Thursday, October 20, 2011

It's the Fed

Heleen Mees in Foreign Policy gets it. . . at least partly. In her article "The Perils of Loose Living," she explains how too much debt fueled our economic crisis and that the Fed bankrolled the whole thing. (Thanks to my friend and colleague Sam Stanton for alerting me to this article). As she correctly notes:
The real culprit was the Federal Reserve. With its ultraloose monetary policy in the early 2000s, the Fed single-handedly created the refinancing boom and ushered in the housing bubble. The record-low interest rates not only fed the boom that had to go bust, but also favored that sector of the U.S. economy that is predominantly financed with debt, i.e., the financial sector, at the expense of sectors that are more reliant on risk capital, such as manufacturing. That might explain why, by the mid-2000s, bank profits accounted for 30 percent of all profits reported by S&P 500 companies. In other words, Americans stopped making stuff and relied on paper earnings instead.
Mees also rightly understands that the Fed pushing for even more monetary expansion will not solve our problem.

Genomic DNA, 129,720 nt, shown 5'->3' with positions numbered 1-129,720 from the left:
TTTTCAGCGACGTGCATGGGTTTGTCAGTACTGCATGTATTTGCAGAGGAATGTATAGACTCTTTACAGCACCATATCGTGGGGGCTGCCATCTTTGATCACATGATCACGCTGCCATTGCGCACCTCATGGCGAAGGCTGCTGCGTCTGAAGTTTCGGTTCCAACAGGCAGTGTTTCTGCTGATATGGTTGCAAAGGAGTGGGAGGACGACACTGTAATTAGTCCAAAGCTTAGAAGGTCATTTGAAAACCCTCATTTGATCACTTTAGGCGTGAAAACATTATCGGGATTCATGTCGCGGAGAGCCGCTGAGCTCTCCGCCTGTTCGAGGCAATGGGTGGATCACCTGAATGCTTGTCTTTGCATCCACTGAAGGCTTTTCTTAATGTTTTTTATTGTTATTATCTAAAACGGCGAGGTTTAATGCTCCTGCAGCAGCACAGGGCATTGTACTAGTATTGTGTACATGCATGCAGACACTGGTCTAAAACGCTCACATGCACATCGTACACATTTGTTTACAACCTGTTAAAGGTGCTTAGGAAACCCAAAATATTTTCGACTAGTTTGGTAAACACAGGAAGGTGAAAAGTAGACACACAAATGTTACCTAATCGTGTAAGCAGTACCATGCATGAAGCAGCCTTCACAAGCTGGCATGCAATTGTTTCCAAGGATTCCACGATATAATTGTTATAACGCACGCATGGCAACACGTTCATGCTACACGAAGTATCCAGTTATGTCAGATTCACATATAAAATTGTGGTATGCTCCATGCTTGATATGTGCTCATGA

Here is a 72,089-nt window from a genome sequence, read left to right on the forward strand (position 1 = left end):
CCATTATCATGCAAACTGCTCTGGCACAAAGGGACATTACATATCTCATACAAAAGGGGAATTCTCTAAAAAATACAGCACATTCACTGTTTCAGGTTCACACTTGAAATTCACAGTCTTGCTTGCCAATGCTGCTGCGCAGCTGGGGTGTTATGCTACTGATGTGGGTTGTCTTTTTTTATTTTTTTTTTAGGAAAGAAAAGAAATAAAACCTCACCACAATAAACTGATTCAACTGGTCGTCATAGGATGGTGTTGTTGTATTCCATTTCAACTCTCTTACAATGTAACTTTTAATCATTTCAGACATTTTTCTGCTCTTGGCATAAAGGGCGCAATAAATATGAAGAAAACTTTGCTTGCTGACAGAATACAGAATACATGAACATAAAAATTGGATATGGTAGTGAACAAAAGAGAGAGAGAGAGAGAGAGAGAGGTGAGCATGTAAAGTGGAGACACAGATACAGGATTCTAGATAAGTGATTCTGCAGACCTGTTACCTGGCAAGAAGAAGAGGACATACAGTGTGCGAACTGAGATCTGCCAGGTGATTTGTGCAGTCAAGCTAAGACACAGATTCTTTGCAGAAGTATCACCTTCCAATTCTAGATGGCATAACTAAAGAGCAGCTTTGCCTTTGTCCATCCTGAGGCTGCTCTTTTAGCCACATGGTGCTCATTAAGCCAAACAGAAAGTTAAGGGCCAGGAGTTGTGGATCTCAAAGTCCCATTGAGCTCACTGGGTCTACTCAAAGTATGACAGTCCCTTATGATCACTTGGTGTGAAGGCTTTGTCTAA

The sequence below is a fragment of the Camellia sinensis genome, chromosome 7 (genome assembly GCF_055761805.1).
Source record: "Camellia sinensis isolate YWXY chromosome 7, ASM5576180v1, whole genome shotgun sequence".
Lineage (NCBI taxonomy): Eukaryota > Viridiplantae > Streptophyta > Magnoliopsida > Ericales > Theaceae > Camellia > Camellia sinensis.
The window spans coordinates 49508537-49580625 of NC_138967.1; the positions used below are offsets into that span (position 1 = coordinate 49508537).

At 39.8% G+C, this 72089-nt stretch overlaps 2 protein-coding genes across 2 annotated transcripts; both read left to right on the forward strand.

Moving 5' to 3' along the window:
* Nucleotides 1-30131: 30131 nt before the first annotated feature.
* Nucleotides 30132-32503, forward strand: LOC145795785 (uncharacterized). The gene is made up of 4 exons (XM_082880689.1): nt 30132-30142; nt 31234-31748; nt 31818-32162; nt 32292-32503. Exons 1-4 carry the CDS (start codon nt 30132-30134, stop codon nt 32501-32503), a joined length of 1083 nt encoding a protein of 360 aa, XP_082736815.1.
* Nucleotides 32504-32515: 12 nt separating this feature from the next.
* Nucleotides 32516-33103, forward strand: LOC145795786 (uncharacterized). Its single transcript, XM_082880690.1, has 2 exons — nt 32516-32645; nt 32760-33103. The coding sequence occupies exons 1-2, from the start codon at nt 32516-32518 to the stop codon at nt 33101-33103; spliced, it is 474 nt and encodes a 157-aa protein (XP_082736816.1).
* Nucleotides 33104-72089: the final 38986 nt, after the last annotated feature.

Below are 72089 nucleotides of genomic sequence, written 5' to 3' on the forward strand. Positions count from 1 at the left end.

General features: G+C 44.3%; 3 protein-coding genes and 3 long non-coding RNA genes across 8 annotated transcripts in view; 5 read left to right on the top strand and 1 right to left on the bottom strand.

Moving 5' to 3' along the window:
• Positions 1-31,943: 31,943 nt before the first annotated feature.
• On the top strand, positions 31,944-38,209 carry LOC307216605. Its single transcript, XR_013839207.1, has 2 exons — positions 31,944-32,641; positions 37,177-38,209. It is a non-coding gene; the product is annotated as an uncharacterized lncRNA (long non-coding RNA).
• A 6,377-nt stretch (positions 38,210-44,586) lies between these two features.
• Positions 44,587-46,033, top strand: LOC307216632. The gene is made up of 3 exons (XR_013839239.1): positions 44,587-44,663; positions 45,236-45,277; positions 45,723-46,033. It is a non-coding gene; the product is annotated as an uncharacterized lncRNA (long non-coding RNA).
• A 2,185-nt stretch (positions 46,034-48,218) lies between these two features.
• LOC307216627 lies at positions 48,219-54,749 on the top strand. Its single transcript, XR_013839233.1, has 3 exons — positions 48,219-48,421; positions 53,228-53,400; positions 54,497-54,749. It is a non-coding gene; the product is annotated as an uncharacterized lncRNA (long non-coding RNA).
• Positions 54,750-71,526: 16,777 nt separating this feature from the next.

Unfortunately, her prescription is not nearly as insightful. She plays our ailing economy off against that of the Chinese and the Germans. She asserts that both of their economies of booming and implies that the secret to their success is government spending on research, development, and innovation. That is what they used to say about Japan's economy before it took a nosedive back in the early 1990s. If the Chinese have to "cool down" the economy, that is an indication that the boom is a product of monetary inflation and, hence, unsustainable.

No, government spending of any kind is not the solution either. The only thing that will put our economy back on a firm footing is to free the market: stop increasing the monetary base, cut government spending, and reduce business regulation. This will allow for more saving and investment in productive activity, which is the true job creator.

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